2011 Schlumberger Brut, popped and poured over lunch with David at Jade Palace, 23 April 2014. During my visit last week to the Salzburg Easter Festival, this sparkling wine was sold during intermissions at EUR8 per miserable flute, only for me to discover that it costs only all of EUR10 from Munich duty-free. OK, it’s nowhere near Louis Roederer, but it is stuffed to the hilt with brilliant citrus, lime and pomelo although it is too congested on the palate, firm and minerally, not helped at all by the brazen dryness, finishing in a stern and austere mood that’s the contribution of its weissburgunder (pinot blanc; others being chardonnay and welschriesling) but one that is highly consistent with the typical Austrian temperament.

2009 Domain Road pinot noir, popped and poured at home, 24 April 2014. This New Zealand pinot appears to have turned the corner, much more relaxed and open on the palate compared to a previous bottle just a couple of months ago, although I don’t think anything can ease its tendency towards heaviness in texture and weight with notes of cinnamon and prunes rather than delicate red fruits. A true bourgogne or village from a good producer will serve you better.

Delicious!2004 Ch Bernadotte, two bottles from the same case popped and drunk over three hours at Ben’s opening party of Arden Endocrinology, 26 April 2014. Very dark in color, medium-bodied with predominant notes of dark fruits and blackberries laced with some sweet cedar ten years after vintage, though rather stern and unyielding towards the finish where a trace of green may be discerned. One wishes for the fruit to be a bit more forward and open. But at SGD35, I maintain that this is a very well-crafted (by the makers of Pichon LalandeHaut Medoc that may be more rewarding with further cellaring.

2004 Ch Pichon Longueville Comtesse de Lalande, again two bottles from a case recently imported from Bordeaux Index London, decanted and drunk over three hours at Ben’s opening party of Arden Endocrinology, 26 April 2014. The raison d’etre is obvious, for this afforded a direct comparison between it and the Bernadotte above, both being made by the same team. The bouquet is immediately glorious right from the first pour, exuding powerful aromas of cedar, cinnamon and sweet meat from the wonderful concentration of ripe dark fruits and redcurrants beneath. Glorious beef with 2004 Solaia behindOn the palate, the wine is medium-full and generous in body but soft at the edges with a sappy texture, again marked by an attractive level of sweetness though it has yet to display any significant secondary characteristics, eventually developing quite a bit of tannic spine after some time even though the wine had become more relaxed. Quite excellent, but needs further cellaring.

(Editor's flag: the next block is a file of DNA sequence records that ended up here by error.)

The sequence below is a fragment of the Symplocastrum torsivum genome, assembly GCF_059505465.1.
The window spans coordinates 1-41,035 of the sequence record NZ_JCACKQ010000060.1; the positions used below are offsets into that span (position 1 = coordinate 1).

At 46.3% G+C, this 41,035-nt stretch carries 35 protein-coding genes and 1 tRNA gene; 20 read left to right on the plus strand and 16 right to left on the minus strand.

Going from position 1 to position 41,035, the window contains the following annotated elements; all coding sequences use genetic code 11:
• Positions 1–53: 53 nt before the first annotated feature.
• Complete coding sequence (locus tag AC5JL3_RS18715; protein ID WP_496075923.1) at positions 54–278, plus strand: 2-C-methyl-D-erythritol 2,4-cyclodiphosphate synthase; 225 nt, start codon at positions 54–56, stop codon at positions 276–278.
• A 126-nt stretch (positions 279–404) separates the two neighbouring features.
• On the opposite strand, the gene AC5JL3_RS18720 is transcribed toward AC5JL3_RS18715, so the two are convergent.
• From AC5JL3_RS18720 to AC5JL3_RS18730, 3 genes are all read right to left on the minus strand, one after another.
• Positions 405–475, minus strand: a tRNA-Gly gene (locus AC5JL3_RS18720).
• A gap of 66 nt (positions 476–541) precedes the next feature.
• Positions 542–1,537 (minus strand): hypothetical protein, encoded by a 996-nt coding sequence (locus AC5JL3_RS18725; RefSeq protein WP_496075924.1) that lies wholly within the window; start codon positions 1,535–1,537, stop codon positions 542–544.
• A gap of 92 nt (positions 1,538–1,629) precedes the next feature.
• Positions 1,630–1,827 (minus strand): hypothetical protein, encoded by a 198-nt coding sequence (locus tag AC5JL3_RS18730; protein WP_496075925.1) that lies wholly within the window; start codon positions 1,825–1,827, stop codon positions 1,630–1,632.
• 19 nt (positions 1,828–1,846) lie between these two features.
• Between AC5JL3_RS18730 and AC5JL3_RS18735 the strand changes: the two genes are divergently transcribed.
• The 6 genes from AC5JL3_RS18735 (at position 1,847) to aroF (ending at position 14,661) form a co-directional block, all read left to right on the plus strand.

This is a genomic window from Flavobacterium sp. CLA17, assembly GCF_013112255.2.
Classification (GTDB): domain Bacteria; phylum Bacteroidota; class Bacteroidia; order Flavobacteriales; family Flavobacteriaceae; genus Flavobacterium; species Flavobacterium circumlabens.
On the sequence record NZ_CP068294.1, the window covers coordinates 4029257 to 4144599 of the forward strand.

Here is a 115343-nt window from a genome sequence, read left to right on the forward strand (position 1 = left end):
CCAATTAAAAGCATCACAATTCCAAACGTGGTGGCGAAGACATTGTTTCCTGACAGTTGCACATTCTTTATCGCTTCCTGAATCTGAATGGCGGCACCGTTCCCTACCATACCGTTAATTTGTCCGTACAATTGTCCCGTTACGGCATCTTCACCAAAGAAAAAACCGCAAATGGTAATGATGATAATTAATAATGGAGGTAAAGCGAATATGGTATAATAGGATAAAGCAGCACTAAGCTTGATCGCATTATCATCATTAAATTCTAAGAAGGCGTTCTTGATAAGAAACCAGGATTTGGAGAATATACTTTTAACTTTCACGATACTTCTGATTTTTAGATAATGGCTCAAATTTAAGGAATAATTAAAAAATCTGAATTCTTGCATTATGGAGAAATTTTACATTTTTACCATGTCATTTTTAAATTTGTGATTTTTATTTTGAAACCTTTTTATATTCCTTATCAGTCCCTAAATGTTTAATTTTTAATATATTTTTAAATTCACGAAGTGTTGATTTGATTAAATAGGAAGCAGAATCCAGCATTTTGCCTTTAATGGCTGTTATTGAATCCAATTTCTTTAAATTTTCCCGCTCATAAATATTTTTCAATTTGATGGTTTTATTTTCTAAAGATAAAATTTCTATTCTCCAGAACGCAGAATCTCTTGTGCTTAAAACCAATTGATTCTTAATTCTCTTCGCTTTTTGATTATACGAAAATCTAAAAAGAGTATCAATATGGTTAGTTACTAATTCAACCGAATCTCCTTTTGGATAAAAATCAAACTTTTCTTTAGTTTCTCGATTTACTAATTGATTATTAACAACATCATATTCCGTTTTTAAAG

2004 Solaia, decanted on site at Otto Ristorante, 30 April 2014. A very generous contribution by John and what a way to end the month. Deep purple with effusive aromas of blueberries, plum, raspberries and dark currants that leapt right out of the decanter. In spite of some bottle age, this full-bodied wine hardly seems to have evolved at all, fully extracted, weighty and upfront, displaying a rich concentration of glorious ripe fruit along with traces of vanilla and new oak with powerful medicinal aromas bringing up the rear, approaching a level of hedonism that could almost be mistaken for New World although it has certainly become accessible and fairly well-integrated at this stage. I am reminded of its close resemblance to a young Pingus. Fascinating to taste now but hardly ready. Don’t touch it for another ten years, dare I say.

One Comment leave one →
  1. May 13, 2014 11:10

    I like your eclectic taste. enjoyed your blog. would you like to send me your email address? mine is